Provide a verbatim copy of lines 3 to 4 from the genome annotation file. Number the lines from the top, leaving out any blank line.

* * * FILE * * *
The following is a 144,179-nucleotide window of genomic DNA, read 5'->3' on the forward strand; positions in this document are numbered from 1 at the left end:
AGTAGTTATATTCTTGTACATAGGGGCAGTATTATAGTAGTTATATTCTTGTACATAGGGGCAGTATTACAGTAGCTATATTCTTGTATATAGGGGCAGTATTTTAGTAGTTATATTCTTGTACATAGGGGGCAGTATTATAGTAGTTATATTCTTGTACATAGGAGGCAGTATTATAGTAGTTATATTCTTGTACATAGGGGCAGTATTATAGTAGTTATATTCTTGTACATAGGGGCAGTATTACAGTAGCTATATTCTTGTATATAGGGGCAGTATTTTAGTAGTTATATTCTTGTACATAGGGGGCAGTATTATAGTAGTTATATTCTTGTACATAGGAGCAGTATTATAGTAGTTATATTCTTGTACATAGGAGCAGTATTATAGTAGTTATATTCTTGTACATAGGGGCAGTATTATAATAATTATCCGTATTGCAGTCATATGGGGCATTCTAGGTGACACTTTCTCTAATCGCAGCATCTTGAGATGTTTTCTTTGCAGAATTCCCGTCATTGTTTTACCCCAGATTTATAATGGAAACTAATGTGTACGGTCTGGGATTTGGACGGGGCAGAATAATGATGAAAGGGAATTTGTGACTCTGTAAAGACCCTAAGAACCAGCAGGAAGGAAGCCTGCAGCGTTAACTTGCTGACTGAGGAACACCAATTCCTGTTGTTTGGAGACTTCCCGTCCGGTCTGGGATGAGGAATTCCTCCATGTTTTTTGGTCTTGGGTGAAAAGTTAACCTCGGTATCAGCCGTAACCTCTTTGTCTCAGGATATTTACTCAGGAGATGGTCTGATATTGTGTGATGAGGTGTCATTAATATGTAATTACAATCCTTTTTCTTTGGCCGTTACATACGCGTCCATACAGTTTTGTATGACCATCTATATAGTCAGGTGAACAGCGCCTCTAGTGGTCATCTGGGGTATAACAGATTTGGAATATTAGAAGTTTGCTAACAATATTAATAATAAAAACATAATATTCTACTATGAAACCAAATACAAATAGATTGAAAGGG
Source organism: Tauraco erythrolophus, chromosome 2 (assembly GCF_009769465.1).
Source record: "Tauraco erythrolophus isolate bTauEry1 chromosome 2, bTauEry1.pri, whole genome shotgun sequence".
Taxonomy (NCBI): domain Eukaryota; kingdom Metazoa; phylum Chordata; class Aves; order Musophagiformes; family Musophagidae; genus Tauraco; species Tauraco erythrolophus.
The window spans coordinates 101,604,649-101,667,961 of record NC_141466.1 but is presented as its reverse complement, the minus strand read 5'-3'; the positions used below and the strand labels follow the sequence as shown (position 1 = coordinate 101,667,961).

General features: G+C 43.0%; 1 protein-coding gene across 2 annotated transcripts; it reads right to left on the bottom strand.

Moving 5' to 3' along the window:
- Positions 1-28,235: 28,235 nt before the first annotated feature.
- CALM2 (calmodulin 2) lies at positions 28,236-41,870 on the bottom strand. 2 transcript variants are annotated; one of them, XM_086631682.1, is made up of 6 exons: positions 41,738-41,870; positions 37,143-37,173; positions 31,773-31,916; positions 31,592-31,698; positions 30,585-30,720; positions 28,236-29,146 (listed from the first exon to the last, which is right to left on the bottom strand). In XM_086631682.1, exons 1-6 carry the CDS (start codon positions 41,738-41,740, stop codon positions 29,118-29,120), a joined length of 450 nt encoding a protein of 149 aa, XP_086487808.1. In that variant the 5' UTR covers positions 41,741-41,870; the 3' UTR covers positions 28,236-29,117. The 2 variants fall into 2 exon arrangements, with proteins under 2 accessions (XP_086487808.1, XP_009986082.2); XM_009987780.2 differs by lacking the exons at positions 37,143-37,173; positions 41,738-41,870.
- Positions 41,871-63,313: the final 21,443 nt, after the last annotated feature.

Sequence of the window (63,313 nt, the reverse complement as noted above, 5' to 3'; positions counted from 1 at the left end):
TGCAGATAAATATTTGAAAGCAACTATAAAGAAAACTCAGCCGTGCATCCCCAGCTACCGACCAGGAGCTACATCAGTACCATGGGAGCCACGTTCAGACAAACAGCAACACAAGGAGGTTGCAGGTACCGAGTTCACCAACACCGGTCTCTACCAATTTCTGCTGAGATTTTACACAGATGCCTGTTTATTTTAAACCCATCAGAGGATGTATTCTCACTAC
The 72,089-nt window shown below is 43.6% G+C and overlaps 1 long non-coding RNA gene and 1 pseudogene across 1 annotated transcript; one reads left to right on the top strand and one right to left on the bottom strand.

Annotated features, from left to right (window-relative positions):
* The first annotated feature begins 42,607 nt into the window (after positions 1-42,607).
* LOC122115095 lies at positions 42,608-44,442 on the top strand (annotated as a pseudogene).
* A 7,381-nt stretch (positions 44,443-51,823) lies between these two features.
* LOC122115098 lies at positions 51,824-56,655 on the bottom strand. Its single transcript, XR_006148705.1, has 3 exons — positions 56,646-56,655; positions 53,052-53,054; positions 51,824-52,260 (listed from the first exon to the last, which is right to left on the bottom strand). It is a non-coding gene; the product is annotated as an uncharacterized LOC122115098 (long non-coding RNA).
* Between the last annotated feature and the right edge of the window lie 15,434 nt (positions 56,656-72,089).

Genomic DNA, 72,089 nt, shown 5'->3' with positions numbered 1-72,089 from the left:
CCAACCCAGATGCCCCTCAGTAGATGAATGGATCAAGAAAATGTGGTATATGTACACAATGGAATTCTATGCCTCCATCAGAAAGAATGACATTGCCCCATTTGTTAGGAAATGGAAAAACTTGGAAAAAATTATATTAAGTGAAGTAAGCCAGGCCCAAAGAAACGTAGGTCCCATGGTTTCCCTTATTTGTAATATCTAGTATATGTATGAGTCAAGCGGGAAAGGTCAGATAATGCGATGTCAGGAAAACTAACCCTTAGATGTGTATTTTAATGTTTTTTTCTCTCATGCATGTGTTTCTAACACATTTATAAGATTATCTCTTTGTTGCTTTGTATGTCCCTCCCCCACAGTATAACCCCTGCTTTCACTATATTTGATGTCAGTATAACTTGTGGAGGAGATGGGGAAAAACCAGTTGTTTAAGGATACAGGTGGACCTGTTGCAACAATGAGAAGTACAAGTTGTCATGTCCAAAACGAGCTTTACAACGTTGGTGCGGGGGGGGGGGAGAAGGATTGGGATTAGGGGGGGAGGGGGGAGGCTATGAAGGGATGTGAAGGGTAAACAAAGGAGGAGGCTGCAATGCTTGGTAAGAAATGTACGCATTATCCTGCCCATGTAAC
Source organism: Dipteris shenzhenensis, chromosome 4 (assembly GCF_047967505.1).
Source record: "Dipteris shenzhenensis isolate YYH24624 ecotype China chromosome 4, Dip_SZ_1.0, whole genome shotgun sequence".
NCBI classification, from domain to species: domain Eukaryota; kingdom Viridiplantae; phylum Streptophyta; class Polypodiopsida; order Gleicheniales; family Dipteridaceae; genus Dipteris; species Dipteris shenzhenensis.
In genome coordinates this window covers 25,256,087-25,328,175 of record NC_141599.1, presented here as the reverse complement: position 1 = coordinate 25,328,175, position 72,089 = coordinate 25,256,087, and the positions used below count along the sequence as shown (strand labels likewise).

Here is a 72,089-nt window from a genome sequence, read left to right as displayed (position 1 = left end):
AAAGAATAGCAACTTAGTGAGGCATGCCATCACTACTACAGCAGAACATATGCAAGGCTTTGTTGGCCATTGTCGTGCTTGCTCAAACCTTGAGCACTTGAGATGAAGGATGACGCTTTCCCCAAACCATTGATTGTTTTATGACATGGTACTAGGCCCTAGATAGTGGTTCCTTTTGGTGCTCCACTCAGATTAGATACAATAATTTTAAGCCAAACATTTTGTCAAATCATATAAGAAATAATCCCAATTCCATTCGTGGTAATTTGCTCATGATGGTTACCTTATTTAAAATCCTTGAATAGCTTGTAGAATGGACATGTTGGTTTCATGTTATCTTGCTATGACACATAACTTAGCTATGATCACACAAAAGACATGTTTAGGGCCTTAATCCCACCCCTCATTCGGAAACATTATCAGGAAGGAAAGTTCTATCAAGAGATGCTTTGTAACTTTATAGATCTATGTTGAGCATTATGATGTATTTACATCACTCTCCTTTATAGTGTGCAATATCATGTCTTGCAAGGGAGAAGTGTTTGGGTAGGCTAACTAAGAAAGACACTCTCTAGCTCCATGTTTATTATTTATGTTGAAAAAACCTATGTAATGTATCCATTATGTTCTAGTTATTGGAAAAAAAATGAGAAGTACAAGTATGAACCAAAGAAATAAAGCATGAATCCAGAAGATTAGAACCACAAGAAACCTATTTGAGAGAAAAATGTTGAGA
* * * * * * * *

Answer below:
Source organism: Tauraco erythrolophus, chromosome 2 (assembly GCF_009769465.1).
Source record: "Tauraco erythrolophus isolate bTauEry1 chromosome 2, bTauEry1.pri, whole genome shotgun sequence".